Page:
While I’m sure some of our friends at CIA would be insulted if I said that they weren’t involved in everything that happens in the world, I suspect that Intelligence participation in the Taipei protests are minimal at most. This comes from a basic understanding of exactly how much Ma, Taiwan’s President, has isolated himself and exactly how much support the island has for the student demonstrators.
30,000 people have camped out in Taiwan’s capital square and their friends of friends encompass nearly everyone on the island. The movement is indisputably student-led. Massive support for the students is beyond manipulation.
One bureaucrat at the Executive Yuan complained that occupying students ate his sunflower and pineapple cakes—which really are delicious. In a nose-thumbing response, several bakeries swarmed his home with cases upon cases of sunflower and pineapple cakes. It is doubtful that CIA had to do much convincing in order for Asians to seize the opportunity to insult a government official by “feeding their enemies”.
While the Taipei City police department requested reinforcements from other cities on the island, southern metropolises Tainan and Kaohsiung, would not send police. Kooks may suspect their refusal as being part of a CIA conspiracy, but that would demonstrate ignorance of two factors: First, basic police and security strategy teaches us that it would be a bad idea to leave the south of the island undefended. The fact that Taipei asked for police from the south, if anything, indicates that the Taipei City government may be conspiring with Mainland China—but that’s another topic altogether. Second, these two cities are in the south, which is highly sympathetic to anyone who would protest the capital district. Asking Kaohsiung to send police to help Taipei may surmount to asking Texas to send police to help rein-in protests in New York—the Texans would likely say, “New York? Let it burn.”
University Presidents around the island have dismissed classes to allow students to join the demonstration. Since many universities receive government money, CIA involvement may be suspected as an explanation. However, there are two issues that make their decision seem real and understandable: First, cutting funds or removing those Univ. Presidents would require an act of the legislature that is currently occupied. The Executive Yuan could try to discipline those Univ. Presidents, but they have their hands full at the moment. Even if classes resumed, Universities may face more pressure for wasting government money on having resumed classes that no one was attending. Second, Univ. Presidents are highly educated and, therefore, understand that the specific CSSTA trade-service pact being protested would cause Taiwan’s economic path to mimic Hong Kong’s last two decades—average income would sink, real estate would go through the roof, and the Univ. Presidents wouldn’t be able to afford nice homes on the beach in which to retire.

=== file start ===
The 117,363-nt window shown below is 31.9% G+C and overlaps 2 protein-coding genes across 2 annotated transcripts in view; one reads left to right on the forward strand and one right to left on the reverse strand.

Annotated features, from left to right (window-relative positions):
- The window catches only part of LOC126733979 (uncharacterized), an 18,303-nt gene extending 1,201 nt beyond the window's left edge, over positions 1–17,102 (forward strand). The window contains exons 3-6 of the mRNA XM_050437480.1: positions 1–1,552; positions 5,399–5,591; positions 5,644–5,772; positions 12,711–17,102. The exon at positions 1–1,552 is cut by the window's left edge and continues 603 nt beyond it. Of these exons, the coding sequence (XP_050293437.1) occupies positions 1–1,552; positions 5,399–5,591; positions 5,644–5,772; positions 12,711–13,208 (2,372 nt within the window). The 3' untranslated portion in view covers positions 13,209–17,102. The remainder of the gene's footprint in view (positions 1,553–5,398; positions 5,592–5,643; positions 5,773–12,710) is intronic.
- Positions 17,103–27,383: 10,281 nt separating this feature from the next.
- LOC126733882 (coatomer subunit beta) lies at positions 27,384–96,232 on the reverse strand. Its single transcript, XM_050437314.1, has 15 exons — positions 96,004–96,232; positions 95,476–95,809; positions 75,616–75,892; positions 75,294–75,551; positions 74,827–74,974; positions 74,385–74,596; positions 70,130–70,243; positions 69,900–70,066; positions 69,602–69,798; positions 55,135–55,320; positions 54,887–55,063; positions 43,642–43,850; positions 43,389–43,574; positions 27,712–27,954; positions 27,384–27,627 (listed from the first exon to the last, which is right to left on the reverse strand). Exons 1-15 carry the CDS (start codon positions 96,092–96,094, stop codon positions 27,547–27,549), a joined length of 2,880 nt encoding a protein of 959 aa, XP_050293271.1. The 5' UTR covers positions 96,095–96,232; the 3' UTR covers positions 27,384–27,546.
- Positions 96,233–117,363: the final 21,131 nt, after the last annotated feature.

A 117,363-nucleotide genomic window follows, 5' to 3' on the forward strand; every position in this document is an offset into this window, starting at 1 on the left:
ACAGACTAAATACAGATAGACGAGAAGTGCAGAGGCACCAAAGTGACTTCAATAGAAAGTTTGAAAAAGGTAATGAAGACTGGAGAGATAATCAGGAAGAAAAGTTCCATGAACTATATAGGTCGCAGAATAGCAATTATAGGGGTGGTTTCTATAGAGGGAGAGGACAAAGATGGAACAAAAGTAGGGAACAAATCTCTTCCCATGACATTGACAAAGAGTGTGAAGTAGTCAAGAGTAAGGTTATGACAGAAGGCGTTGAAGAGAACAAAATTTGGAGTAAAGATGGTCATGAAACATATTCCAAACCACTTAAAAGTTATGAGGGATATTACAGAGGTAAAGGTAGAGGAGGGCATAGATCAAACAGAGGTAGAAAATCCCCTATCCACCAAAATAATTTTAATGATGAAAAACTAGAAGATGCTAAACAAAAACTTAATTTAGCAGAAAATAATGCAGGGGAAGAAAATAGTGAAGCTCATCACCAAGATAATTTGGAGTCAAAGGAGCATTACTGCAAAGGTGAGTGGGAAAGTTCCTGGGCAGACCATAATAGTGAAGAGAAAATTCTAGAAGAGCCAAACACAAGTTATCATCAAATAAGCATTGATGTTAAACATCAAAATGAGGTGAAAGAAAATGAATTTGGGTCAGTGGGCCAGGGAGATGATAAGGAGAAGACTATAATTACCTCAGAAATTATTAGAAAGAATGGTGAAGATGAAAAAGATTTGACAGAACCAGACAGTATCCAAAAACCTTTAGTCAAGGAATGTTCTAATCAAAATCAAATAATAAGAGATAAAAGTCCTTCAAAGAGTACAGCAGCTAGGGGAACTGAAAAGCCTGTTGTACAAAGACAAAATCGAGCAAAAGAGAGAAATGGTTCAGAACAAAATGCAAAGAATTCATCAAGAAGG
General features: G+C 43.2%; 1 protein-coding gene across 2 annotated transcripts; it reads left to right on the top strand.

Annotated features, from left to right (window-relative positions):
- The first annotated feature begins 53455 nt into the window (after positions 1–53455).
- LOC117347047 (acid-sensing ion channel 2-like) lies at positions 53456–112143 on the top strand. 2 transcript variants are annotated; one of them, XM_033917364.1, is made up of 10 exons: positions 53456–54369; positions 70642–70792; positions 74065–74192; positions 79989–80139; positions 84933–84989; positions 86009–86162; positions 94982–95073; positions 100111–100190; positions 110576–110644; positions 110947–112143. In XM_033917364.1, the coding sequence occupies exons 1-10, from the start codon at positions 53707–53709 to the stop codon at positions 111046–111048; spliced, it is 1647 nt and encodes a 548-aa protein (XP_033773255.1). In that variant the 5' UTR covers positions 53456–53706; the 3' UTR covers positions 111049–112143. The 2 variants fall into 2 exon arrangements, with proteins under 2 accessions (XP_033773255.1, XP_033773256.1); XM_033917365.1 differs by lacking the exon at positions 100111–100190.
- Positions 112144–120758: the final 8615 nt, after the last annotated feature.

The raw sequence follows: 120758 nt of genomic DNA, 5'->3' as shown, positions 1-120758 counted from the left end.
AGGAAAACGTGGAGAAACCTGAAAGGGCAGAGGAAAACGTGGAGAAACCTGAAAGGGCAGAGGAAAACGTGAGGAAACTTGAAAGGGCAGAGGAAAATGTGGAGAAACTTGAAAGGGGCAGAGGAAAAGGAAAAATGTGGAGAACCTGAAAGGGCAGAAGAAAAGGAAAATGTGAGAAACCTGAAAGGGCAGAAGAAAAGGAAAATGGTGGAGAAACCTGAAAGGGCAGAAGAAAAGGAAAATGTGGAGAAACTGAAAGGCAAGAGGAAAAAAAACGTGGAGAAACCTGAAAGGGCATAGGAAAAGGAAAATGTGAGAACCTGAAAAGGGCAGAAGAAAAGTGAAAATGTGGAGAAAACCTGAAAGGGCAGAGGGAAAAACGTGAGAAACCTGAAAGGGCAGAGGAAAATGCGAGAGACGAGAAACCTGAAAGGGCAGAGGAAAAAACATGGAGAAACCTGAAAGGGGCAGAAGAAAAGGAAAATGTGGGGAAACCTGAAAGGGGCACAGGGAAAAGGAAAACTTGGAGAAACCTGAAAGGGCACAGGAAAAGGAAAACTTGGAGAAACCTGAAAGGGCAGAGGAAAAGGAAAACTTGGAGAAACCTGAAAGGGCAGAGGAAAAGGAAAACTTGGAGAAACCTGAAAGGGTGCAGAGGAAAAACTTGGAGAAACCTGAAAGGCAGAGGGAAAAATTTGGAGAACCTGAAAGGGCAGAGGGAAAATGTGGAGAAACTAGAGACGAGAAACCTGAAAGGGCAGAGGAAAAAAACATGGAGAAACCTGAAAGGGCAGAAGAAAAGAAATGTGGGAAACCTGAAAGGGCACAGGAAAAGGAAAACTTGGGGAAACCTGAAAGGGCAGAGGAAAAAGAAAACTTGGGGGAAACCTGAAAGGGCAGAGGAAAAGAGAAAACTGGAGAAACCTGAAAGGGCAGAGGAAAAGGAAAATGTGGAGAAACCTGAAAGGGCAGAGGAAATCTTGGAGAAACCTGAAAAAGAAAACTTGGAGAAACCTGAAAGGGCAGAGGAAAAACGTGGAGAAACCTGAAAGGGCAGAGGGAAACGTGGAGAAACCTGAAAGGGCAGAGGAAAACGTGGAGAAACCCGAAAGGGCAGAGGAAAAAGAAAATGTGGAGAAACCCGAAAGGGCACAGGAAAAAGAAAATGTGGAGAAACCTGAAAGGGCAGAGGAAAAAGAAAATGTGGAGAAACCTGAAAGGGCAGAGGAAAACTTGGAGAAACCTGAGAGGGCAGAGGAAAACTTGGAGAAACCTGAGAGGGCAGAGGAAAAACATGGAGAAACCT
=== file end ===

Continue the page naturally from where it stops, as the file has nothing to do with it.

Donations from companies around the island swarm to supply the students with their every need. Port-a-potties were brought in. Doctors bring their own medical supplies. A stage sits on the street. Were these donors and volunteers part of some secret brotherhood controlled by CIA? Possibly. Businessmen like to join “old-man frats”. But, their decisions to donate make perfect sense. First, these students are incredibly popular. Donating branded items may prove more bang for the buck to those companies than advertising costs. Second, those companies’ executives fear the Chinese economy’s ability to put them out of business if CSSTA becomes law. Companies having donated supplies to the students required as much coercion as asking a fly to eat poop.
Famous musicians take turns singing songs in protest. Doctors, lawyers, economists, and professors have time limited microphone time because everyone wants to explain why the students are right on the money. Any CIA involvement in this protest would have required 60 years of infiltrating their educational system to convince these experts to agree with these students and to plan to have Taiwan’s President make the public so angry that revolution was unavoidable. That’s not to demean CIA by claiming it isn’t capable of 60-year strategies, but CIA probably wouldn’t take the time for such a small country as Taiwan.
Is CIA involved? A better question is: Where is CIA not involved in anything? Rephrased, is it likely that CIA is especially involved in contributing to this particular turn of events in Taiwan? Probably not. The movement makes too much sense. It’s another organic, grass-roots phenomenon of history. If anything, analysts throughout the America government, political consultants and pollsters especially, all agree: The current Taiwan government’s politicians are so unpopular, not even John McCain would want to speak in their favor.